is basically, if you take advantage of a tax avoidance scheme that is


subsequently found to be unlawful, you get landed with the financial


consequences. Hitherto there has been no real disincentive for


accountants and lawyers to offer these schemes, it will be required


to has to deal with the consequences. So it is potentially a


major change in approach and other way in which government deals with


the problem of tax avoidance, and we're talking about billions of


pounds a year lost with these type of schemes. The hope is that the


prospect of facing these penalties potentially covering a large number


of clients, may help to choke off the supply of these schemes in the


first place. Briefly, it has not been announced yet but when we


expected to come from the Treasury, with a new government led by Theresa


May? These are consultation proposals, but it is striking,


Theresa May has said that paying your tax as a company is part of the


price, the benefits you get from living in a free, nor for society.


Thank you. We will see you again soon. Balfour Beatty, managing to


narrow its losses, pre-tax losses coming in at ?21 million, a lot


better than the previous year, ?150 million in losses. Its order book is


looking strong as well. Nearly 12.5 million. What about the story with


the job cuts? Unemployment data we're getting out later but also


Cisco. Our top story, forward, the motor


car announces ambitious plans to have a driverless car on the road in


just five years. So no steering wheels, no pedal, no driver! Let's


have a look at the markets. One of the comments from the US Fed,


one of the voting members who decide whether rates go up or down in the


world's biggest economy said, there could be a rate rise, be prepared.


Our next guest has one of the toughest jobs


in Latin America right now - keeping South America's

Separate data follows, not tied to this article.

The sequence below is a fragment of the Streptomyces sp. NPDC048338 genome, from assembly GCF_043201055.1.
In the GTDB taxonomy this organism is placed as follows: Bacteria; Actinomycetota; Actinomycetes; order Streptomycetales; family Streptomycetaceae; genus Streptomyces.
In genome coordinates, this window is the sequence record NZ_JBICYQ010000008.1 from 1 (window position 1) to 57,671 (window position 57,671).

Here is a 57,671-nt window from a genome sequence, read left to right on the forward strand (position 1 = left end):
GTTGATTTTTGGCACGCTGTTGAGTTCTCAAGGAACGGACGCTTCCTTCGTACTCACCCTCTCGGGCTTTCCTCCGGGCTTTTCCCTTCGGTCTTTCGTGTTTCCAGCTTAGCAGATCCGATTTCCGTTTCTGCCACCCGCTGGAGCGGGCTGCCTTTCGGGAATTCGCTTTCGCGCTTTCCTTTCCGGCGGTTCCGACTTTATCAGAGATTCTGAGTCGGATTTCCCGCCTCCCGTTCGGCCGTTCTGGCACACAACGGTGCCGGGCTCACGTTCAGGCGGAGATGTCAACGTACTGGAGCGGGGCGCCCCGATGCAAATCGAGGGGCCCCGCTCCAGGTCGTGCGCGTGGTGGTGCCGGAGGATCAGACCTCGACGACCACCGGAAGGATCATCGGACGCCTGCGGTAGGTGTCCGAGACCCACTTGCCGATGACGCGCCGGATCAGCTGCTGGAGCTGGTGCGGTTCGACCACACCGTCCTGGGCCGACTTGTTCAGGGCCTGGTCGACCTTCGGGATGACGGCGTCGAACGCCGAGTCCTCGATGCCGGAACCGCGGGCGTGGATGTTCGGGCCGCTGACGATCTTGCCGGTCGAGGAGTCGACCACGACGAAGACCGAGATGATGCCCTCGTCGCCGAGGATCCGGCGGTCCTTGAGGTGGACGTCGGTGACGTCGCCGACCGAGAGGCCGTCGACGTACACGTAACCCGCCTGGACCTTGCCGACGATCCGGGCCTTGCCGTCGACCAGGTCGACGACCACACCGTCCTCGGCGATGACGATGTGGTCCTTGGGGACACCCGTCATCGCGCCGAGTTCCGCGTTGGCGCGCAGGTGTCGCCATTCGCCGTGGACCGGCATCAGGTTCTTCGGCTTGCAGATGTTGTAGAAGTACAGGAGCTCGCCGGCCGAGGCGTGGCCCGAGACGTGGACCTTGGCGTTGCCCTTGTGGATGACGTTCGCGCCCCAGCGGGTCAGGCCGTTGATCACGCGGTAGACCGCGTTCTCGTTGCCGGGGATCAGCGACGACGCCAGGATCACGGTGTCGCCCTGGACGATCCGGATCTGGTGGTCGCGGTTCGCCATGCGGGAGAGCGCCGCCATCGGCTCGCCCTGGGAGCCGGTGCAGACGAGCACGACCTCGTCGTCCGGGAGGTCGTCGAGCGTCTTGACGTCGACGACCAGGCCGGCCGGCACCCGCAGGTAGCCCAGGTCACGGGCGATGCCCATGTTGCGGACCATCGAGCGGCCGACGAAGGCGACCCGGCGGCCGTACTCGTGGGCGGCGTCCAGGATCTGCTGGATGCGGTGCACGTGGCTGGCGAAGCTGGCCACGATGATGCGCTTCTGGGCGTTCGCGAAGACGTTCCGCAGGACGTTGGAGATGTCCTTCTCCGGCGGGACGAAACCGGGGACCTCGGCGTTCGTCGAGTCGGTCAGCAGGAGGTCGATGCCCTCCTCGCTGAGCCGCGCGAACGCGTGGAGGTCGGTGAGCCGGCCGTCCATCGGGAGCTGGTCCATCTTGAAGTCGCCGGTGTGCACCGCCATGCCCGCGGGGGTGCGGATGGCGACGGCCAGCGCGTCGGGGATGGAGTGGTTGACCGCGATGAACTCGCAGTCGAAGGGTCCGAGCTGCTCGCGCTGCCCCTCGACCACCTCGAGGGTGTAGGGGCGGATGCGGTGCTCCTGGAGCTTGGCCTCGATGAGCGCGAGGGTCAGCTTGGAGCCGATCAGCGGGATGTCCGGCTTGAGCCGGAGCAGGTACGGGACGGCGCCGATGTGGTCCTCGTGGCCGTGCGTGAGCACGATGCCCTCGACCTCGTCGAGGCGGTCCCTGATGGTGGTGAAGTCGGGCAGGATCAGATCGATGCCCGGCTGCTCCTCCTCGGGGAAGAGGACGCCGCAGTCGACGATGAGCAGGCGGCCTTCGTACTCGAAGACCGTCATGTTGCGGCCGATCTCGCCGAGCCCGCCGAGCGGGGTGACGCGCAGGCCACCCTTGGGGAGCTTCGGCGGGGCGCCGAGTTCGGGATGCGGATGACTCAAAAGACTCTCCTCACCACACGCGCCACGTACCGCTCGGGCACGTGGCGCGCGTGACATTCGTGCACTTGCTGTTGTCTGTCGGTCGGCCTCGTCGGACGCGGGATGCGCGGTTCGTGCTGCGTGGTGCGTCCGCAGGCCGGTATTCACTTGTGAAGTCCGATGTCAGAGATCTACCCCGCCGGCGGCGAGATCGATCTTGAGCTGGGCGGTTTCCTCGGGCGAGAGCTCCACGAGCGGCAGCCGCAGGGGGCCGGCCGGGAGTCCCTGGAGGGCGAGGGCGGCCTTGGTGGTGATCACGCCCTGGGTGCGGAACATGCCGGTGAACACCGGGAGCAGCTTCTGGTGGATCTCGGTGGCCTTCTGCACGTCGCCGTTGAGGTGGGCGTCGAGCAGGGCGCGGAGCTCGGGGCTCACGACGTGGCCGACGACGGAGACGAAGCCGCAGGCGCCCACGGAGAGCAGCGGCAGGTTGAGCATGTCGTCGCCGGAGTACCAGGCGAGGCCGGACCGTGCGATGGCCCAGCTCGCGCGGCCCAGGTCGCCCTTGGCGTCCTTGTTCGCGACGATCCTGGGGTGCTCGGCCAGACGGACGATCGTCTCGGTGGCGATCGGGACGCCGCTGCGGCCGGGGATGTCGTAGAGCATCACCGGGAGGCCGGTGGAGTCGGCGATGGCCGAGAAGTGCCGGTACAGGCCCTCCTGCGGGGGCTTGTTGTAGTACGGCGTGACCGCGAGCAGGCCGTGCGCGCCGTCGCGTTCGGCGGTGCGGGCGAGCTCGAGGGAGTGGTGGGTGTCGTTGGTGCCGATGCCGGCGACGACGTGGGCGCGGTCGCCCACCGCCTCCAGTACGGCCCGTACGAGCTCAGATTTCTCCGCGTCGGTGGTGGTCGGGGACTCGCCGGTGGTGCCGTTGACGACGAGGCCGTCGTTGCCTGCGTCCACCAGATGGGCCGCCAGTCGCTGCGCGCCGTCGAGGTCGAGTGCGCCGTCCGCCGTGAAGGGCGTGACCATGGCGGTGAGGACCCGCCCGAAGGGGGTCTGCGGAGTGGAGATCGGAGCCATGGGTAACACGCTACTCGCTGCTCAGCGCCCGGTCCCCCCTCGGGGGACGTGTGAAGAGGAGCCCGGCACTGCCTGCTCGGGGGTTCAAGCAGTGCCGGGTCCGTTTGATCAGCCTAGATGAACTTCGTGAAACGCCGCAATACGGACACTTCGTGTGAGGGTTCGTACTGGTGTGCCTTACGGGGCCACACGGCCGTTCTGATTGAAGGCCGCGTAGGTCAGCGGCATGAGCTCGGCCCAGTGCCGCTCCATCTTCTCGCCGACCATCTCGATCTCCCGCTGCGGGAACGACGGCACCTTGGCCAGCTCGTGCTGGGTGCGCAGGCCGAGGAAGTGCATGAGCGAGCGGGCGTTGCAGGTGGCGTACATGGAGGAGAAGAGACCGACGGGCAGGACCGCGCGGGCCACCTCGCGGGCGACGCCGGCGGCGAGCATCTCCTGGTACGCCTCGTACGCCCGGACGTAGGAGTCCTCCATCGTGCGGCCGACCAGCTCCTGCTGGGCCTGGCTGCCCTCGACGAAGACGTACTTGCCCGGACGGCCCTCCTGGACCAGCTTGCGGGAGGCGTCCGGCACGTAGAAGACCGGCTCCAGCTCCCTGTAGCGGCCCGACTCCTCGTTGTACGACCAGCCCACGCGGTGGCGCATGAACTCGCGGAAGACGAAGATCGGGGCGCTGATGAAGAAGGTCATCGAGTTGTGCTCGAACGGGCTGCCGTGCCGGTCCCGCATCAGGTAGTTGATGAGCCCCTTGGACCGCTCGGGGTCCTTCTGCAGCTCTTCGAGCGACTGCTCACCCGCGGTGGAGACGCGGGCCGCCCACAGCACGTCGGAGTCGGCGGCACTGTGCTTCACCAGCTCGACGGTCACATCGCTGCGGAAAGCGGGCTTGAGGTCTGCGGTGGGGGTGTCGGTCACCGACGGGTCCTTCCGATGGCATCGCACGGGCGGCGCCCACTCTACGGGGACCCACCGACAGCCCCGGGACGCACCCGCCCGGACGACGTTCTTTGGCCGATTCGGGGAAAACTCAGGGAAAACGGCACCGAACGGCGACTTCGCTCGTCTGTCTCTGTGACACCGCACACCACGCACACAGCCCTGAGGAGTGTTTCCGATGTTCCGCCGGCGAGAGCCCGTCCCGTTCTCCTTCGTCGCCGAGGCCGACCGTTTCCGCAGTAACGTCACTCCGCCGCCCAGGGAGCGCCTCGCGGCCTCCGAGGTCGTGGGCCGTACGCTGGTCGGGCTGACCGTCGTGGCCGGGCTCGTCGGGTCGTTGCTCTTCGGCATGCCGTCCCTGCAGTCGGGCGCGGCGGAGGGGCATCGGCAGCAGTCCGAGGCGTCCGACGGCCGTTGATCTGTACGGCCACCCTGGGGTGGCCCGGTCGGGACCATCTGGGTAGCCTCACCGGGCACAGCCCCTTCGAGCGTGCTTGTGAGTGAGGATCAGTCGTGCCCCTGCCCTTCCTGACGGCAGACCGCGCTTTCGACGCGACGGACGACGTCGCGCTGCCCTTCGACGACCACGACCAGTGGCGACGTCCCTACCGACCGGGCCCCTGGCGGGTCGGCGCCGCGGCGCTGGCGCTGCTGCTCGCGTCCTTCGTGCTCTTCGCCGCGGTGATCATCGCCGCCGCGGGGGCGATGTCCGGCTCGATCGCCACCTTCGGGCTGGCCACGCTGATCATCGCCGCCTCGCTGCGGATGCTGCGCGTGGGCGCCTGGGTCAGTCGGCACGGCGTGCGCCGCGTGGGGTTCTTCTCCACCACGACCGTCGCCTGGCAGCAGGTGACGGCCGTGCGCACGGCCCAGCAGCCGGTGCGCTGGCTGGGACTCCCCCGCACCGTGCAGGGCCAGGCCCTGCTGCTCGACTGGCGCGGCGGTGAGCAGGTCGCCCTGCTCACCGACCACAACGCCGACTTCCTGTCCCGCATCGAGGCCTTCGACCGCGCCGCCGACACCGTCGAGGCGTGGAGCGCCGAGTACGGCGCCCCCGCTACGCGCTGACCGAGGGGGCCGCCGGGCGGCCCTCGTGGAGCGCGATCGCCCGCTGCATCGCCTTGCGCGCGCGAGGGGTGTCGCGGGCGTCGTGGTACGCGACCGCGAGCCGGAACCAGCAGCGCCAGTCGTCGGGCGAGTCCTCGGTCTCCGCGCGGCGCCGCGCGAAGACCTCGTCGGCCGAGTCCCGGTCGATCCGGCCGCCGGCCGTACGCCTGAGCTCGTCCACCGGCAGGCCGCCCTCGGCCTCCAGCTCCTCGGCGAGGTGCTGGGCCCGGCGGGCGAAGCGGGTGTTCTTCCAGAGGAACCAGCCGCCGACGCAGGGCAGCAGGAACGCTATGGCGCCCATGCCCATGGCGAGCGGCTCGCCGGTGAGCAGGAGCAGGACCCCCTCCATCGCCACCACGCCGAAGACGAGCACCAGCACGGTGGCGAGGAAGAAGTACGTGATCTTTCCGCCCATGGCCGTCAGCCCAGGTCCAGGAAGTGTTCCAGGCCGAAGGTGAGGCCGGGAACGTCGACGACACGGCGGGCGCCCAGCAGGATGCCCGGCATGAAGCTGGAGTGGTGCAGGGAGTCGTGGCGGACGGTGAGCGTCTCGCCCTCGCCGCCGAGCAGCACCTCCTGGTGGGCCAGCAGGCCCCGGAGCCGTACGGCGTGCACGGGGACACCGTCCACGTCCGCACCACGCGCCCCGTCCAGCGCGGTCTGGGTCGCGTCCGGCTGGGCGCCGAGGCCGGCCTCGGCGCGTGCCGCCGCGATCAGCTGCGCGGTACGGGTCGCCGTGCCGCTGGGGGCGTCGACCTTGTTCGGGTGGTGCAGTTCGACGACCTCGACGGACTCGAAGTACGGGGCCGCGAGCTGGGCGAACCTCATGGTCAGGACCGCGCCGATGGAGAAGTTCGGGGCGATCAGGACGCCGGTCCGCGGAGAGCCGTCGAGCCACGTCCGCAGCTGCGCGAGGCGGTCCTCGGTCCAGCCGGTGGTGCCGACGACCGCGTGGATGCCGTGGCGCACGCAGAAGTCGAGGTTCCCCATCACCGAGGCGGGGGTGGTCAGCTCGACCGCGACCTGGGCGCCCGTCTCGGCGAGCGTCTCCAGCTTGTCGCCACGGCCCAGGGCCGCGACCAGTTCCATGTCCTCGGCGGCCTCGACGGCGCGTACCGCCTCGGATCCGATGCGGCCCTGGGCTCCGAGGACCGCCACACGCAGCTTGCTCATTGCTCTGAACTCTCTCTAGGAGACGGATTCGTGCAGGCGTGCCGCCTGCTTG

LATAM is the fusion of two giant companies: Brazil's TAM airlines


and Chile's LAN and it started operating flights under a joint


It operates flights to 140 destinations in 29 countries -


But it has not been an easy start for the joint venture.


Brazil's recession has hit the airline sector hard,


with a 6% contraction in the number of passengers this year.


Chief Executive Claudia Sender took over the helm of the company


A chemical engineer with an MBA from Harvard and is one of very few


women leading a major company in Latin America.


The BBC's Daniel Gallas spoke to her at the Latam's Sao Paulo


headquarters and asked her if sponsoring Rio was a wise move.


I am absolutely convinced it was the right decision, the go-ahead to toe


into the Olympic Games in Brazil. First because Brazil is the largest


market for LATAM airlines group, and it's a way in which we reinforce our


commitment to Brazil and our presence here. It was also an


important moment for the launch of our new brand. Until the beginning


of the Olympic process we were still LAN and TAM and our first LATAM


flight was the one which brought the Olympic flame from Geneva to Brazil,


so it was a beautiful way of marking the introduction of our new brand.


Since then we have been recognised as the second most remembered brand


attached to the Olympic Games service has been very good in terms


of brand recognition. The travel arm of your company offered big


discounts to tourists in the run-up to the Games, has the number of


tourists been disappointing in these Olympics? Before the Games started


there was a lot of concern, whether the Brazilians would be able to pull


this out or not and since the opening ceremony, I think people


were very impressed by the capacity of Brazilians to do the


extraordinary. So as a country, we always surprised when the time comes


to deliver the extraordinary, the same thing happened during the World